Borderland Beat-Thank you to the reader who gave me a heads up on this story
At the time of his capture last week, Miguel Angel Treviño, the notorious leader of the Zetas Mexican cartel, had built a criminal business empire that stretched from the Southwestern United States to Central America.
Treviño, better known as Zeta-40, had $2 million in cash and eight fire arms with him when he was detained on July 15 in the northern Mexican state of Tamaulipas. Given his violent tendencies, it was surprising to many that he did not put up any resistance.
The illegal nature of the Mexican cartel’s activities makes it difficult to estimate their leaders’ wealth. But a 2009 indictment against Treviño by the U.S. Eastern District of New York may offer some insights into his fortune. According to the 16-page indictment, which charges Treviño with 11 criminal counts, the Zetas assumed responsibility for the safe passage of the Gulf Cartel’s cocaine and other drugs moving through Mexico into the United States.
In addition, the Zetas collected a tax, or “piso,” from drug trafficking organizations seeking to transport drugs through areas under the Gulf’s control. Around 2007, the Zetas split from the Gulf Cartel and under the leadership of Heriberto Lazcano (killed by Mexican authorities in 2012) and Treviño Morales, they became the largest players in the border region, the most profitable turf.
If convicted, the court will seek $2 billion in criminal forfeitures for six of the 11 counts filed against him. This amount is derived from property and proceeds obtained from the criminal activities Treviño is charged with and that cannot be located, have been sold, deposited with a third party, or placed beyond the jurisdiction of the court.
The $2 billion in money judgment requests does not necessarily mean Treviño may be a billionaire, but rather that the Court would rather err on the side of too large when estimating the value of his property in order to allow themselves to seize everything that he owns.
The New York Court stated that Treviño was the “principal administrator, organizer and leader” of the Zetas, obtaining “substantial income and resources, in excess of $10 million in gross receipts” in a twelve month period for the “manufacture, importation and distribution of cocaine” alone.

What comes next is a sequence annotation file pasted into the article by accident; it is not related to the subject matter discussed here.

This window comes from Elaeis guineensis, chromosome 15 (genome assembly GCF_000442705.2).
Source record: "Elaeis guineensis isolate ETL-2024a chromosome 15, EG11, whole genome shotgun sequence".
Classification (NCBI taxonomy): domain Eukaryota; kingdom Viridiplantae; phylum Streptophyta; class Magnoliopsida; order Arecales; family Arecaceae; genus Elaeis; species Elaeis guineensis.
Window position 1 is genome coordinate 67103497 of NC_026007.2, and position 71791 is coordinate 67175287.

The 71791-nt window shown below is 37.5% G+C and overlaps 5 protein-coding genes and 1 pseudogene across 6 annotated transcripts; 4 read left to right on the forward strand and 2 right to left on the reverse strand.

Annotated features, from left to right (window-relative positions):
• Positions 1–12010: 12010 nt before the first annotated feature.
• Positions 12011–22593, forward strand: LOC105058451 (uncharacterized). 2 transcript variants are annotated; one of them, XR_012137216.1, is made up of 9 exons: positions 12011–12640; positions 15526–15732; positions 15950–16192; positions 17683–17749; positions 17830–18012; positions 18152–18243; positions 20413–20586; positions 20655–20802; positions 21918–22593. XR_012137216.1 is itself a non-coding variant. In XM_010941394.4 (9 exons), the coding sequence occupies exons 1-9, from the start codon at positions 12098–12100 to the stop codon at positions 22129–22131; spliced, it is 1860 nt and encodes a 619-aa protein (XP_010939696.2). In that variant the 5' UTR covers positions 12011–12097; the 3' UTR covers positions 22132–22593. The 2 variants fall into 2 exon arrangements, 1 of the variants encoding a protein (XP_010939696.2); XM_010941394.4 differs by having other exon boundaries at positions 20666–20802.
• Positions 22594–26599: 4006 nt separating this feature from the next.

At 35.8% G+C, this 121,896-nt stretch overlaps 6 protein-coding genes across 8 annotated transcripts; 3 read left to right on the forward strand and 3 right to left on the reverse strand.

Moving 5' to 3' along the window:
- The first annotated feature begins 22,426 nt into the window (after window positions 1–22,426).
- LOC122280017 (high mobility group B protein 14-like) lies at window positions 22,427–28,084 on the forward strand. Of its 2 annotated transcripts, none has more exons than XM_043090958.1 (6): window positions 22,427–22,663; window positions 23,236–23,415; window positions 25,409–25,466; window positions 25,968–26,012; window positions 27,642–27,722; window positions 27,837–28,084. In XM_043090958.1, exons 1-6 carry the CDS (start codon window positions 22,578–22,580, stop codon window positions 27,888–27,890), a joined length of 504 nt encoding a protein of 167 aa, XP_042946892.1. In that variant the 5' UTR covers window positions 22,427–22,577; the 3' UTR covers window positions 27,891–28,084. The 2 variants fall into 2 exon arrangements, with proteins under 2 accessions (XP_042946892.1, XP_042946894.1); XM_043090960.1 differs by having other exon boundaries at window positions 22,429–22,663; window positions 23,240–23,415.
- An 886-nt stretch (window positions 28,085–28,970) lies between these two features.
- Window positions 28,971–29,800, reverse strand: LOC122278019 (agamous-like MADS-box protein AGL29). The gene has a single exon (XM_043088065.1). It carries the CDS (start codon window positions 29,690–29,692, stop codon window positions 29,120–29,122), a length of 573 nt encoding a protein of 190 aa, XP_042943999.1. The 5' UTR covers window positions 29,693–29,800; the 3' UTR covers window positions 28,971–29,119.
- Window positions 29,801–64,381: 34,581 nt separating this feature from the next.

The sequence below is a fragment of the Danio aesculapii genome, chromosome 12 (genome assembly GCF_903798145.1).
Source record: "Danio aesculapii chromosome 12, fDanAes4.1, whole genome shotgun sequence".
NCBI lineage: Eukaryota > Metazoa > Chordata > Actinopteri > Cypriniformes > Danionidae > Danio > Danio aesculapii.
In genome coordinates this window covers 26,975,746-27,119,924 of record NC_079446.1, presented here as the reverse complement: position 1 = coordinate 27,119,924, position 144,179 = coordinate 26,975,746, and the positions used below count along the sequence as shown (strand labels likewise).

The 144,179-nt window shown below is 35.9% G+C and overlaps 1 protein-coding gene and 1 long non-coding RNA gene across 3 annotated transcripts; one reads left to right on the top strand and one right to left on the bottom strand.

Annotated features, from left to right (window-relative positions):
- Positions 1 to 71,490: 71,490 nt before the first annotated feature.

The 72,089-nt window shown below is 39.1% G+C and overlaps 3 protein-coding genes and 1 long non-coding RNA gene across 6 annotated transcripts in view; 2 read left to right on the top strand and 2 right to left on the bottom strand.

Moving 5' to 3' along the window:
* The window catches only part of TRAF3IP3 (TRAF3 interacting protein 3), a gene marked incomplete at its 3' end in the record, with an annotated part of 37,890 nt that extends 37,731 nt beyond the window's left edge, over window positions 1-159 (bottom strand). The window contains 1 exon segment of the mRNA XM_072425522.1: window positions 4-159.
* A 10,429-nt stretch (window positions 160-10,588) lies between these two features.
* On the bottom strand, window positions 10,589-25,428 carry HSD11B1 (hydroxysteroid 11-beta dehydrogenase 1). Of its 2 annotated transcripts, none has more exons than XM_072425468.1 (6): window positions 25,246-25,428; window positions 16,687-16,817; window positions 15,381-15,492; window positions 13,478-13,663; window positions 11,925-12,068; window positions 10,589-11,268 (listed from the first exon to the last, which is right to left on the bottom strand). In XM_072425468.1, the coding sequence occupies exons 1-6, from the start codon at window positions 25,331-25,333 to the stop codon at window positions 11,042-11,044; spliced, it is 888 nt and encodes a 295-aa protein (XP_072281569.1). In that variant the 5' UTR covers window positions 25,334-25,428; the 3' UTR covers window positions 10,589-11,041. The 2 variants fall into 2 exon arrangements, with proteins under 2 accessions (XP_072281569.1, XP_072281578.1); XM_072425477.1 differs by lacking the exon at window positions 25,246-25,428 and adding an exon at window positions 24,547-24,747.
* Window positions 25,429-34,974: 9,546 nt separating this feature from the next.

According to Stratford, a private intelligence firm based in Texas, the Mexican cartels can buy a kilogram of cocaine for $2,200 or less in South America and sell it for $24,000 or more to their associates in the United States. U.S. counternarcotics officials report that the Mexican cartels are the largest players in the global cocaine trade, with billions of dollars in profits.
The Zetas also collect large amounts of money from 16 different lines of business, including human trafficking, kidnapping, prostitution, pirated merchandise, weapons trafficking and immigrant smuggling. Authorities believed that the Zetas are responsible for the kidnapping or illegal detention of tens of thousands of migrants, demanding ransoms of $3,000 each. The Zetas are also suspected to have stolen and smuggled $46 million worth of oil from Pemex, Mexico’s State owned oil monopoly, to sell it to U.S. refineries.
In a separate 2012 indictment in the Western District of Texas, Treviño was charged with channeling $16 million to his brother in the United States to buy, train, and race horses. José Treviño, his brother, was found guilty of money laundering in May.
The Texas indictment said that Miguel Angel coordinated the “receipt of bulk currency shipments into Mexico from the United States.”
Treviño’s arrest was welcomed by the Obama Administration. He is suspected of ordering the assassination of ICE agent Jaime Zapata in 2011 and other American citizens in Northern Mexico. President Obama said that Treviño’s detention shows that the Mexican administration “is serious about continuing” to fight the drug cartels.
The DEA called Treviño, “the head of the notoriously violent and vicious Zetas cartel” and a “wanted man for years.” It is expected that at some point the U.S. government will request Mexico for Treviño’s extradition.
Experts believe that the weakening of the Zetas that could result from Treviño’s incarceration, might strengthen former billionaire Joaquín “El Chapo” Guzman, leader of the Sinaloa cartel and the Zetas main criminal adversary.
Source: Wall Street Journal by Dolia Estevez